Performance Evaluation and Modeling of HPC I/O on Non-Volatile Memory
- Author(s): Liu, Wei
- Advisor(s): Li, Dong
- et al.
Modern HPC applications pose high demands on I/O performance and storage capability. The emerging non-volatile memory (NVM) techniques, such as Phase Change Memory and STT-RAM, offer low-latency, high bandwidth, and persistence for HPC applications. However, the existing I/O stack, including OS, high level library, I/O middleware, and applications, are designed and optimized based on an assumption of disk-based storage. To effectively use NVM, we must re-examine the existing I/O sub-system to properly integrate NVM into it. Using NVM as a fast storage, the previous assumption on the inferior performance of storage (e.g., hard drive) is not valid any more. The performance problem caused by slow storage may be mitigated; the existing mechanisms to narrow the performance gap between storage and CPU may be unnecessary and result in large overhead. Thus fully understanding of the impact of introducing NVM into the HPC software stack demands a thorough performance study.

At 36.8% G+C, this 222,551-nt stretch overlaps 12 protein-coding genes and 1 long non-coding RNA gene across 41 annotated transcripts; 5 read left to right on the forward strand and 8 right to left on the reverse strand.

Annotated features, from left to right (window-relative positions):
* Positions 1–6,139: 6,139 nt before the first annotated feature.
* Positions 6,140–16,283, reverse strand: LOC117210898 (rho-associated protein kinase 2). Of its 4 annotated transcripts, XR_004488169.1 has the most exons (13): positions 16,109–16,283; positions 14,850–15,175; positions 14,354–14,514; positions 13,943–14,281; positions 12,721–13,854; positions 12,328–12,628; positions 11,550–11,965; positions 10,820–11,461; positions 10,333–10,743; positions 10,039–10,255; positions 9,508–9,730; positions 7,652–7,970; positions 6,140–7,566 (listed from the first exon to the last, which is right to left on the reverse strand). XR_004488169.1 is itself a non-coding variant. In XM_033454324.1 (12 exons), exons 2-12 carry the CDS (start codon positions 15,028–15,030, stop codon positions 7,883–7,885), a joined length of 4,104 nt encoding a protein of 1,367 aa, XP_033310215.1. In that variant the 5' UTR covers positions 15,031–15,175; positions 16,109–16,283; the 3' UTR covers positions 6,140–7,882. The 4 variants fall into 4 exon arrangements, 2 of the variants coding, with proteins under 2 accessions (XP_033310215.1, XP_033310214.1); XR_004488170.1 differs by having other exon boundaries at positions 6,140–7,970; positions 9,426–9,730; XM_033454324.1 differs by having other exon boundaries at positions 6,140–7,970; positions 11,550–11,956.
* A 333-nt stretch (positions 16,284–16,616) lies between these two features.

In this paper, we analyze and model the performance of I/O intensive HPC applications with NVM as a block device. We study the performance from three perspectives: (1) the impact of NVM on the performance of traditional page caches; (2) a performance comparison between MPI individual I/O and POSIX I/O; and (3) the impact of NVM on the performance of collective I/O. We reveal the diminishing effects of page caches, ignorable performance difference between MPI individual I/O and POSIX I/O, and performance disadvantage of collective I/O on NVM due to unnecessary data shuffling. We model the performance of MPI collective I/O and study the complex interaction between data shuffling, storage performance, and I/O access patterns. Extensive experiments have been conducted to verify our analysis.
Keywords: NVM, page cache, MPI I/O, Collective I/O